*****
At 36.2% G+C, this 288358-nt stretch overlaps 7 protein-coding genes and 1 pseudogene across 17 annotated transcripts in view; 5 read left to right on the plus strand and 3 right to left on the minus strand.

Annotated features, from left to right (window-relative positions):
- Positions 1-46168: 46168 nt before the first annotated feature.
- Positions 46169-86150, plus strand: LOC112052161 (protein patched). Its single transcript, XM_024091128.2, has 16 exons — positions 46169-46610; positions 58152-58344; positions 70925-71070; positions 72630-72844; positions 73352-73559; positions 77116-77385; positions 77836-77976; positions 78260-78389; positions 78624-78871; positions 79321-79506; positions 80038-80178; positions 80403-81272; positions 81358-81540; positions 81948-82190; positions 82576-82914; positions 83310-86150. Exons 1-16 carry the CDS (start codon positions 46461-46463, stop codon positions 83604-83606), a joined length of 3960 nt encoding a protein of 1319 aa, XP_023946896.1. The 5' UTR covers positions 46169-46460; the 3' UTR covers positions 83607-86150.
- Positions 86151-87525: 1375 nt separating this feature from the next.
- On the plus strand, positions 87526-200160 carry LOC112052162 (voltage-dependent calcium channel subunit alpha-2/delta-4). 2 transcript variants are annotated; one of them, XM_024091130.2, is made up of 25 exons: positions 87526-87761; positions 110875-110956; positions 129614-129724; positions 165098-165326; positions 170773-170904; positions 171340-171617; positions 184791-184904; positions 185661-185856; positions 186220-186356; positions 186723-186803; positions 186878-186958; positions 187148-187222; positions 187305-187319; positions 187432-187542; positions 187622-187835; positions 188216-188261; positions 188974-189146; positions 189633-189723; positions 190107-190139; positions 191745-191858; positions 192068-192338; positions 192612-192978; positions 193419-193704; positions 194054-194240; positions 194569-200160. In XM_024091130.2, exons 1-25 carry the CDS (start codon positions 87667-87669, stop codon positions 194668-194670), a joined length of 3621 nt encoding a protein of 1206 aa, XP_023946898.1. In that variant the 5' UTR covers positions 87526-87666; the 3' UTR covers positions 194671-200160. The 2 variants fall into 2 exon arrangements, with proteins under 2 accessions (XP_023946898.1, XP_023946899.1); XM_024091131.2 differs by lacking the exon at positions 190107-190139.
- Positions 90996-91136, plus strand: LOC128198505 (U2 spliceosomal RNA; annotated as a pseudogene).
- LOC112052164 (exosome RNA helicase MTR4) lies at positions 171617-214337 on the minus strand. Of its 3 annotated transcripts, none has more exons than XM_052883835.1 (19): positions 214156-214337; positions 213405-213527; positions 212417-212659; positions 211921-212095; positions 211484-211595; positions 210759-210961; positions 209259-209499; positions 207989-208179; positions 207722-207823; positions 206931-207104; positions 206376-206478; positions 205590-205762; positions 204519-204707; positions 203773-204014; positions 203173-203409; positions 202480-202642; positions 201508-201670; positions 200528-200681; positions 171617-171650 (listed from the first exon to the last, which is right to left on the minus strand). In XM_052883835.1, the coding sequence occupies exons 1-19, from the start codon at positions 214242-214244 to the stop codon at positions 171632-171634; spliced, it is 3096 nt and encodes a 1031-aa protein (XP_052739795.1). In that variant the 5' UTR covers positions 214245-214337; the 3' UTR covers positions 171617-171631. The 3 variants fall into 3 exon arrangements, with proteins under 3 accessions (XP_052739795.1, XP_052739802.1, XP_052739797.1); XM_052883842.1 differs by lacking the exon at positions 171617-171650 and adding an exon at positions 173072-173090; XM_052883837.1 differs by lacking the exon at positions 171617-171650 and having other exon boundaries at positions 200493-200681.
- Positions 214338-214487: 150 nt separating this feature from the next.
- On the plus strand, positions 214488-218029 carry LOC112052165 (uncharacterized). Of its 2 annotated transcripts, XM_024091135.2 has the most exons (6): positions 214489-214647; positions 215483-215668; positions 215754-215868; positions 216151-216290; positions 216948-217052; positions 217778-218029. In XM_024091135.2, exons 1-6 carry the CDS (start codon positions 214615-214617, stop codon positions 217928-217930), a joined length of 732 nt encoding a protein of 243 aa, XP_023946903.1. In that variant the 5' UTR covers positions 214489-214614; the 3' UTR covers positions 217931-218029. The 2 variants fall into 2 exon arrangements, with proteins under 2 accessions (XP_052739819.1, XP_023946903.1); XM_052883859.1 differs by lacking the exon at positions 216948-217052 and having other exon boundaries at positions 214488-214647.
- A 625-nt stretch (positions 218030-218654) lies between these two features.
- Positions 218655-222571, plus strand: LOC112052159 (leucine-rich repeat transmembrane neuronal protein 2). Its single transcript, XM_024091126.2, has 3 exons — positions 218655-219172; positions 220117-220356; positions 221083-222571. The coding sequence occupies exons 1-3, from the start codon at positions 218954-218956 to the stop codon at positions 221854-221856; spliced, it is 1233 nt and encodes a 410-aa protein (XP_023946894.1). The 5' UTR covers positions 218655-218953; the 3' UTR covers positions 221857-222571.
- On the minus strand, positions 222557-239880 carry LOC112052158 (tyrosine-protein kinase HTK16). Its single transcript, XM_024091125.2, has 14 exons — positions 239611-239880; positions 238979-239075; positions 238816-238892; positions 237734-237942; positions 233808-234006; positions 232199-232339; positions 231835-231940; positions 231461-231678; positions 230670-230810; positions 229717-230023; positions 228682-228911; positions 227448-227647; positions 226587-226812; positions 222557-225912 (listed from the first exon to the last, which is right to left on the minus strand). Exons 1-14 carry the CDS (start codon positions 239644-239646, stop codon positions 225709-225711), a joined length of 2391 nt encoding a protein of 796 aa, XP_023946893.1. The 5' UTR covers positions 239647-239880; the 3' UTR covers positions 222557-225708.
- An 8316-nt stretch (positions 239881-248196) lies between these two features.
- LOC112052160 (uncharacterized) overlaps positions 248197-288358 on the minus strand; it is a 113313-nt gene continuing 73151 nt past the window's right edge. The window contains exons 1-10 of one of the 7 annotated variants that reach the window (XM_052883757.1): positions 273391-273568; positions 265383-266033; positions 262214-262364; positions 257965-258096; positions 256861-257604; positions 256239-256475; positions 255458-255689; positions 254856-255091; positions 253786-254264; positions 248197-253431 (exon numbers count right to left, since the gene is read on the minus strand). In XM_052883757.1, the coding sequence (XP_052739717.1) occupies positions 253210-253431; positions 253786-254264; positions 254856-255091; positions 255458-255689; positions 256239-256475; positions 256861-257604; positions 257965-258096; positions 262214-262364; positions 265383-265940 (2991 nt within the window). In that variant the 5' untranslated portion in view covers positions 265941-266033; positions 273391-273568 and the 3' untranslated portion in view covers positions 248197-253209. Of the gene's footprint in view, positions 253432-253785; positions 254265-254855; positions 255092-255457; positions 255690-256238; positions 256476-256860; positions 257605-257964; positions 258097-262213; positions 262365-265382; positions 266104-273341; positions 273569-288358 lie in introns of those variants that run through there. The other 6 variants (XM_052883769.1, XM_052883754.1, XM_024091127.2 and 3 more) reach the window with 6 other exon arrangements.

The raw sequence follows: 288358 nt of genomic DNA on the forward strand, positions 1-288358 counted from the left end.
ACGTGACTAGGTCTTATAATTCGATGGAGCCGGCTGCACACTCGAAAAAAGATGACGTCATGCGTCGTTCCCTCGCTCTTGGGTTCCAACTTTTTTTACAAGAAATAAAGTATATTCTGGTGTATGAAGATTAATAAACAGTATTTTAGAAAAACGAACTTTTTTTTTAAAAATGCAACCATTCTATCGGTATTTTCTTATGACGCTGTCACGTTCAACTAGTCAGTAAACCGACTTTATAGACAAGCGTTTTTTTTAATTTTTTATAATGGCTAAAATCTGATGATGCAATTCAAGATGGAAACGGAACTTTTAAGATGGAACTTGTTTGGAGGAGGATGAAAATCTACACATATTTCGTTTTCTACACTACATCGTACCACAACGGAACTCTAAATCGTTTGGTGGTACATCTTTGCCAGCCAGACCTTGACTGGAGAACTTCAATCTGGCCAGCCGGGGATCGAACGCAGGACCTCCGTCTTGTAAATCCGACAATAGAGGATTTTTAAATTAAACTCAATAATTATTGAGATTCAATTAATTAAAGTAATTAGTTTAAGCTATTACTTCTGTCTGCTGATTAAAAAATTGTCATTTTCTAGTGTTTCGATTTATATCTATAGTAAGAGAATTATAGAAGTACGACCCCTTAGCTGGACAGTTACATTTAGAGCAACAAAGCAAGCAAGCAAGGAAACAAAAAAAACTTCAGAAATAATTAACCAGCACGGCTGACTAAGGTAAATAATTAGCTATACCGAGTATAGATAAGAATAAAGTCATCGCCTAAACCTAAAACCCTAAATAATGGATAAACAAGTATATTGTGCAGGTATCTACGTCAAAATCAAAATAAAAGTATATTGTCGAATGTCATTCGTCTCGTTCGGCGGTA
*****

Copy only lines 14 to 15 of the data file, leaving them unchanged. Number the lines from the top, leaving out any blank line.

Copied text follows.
- An 8316-nt stretch (positions 239881-248196) lies between these two features.
- LOC112052160 (uncharacterized) overlaps positions 248197-288358 on the minus strand; it is a 113313-nt gene continuing 73151 nt past the window's right edge. The window contains exons 1-10 of one of the 7 annotated variants that reach the window (XM_052883757.1): positions 273391-273568; positions 265383-266033; positions 262214-262364; positions 257965-258096; positions 256861-257604; positions 256239-256475; positions 255458-255689; positions 254856-255091; positions 253786-254264; positions 248197-253431 (exon numbers count right to left, since the gene is read on the minus strand). In XM_052883757.1, the coding sequence (XP_052739717.1) occupies positions 253210-253431; positions 253786-254264; positions 254856-255091; positions 255458-255689; positions 256239-256475; positions 256861-257604; positions 257965-258096; positions 262214-262364; positions 265383-265940 (2991 nt within the window). In that variant the 5' untranslated portion in view covers positions 265941-266033; positions 273391-273568 and the 3' untranslated portion in view covers positions 248197-253209. Of the gene's footprint in view, positions 253432-253785; positions 254265-254855; positions 255092-255457; positions 255690-256238; positions 256476-256860; positions 257605-257964; positions 258097-262213; positions 262365-265382; positions 266104-273341; positions 273569-288358 lie in introns of those variants that run through there. The other 6 variants (XM_052883769.1, XM_052883754.1, XM_024091127.2 and 3 more) reach the window with 6 other exon arrangements.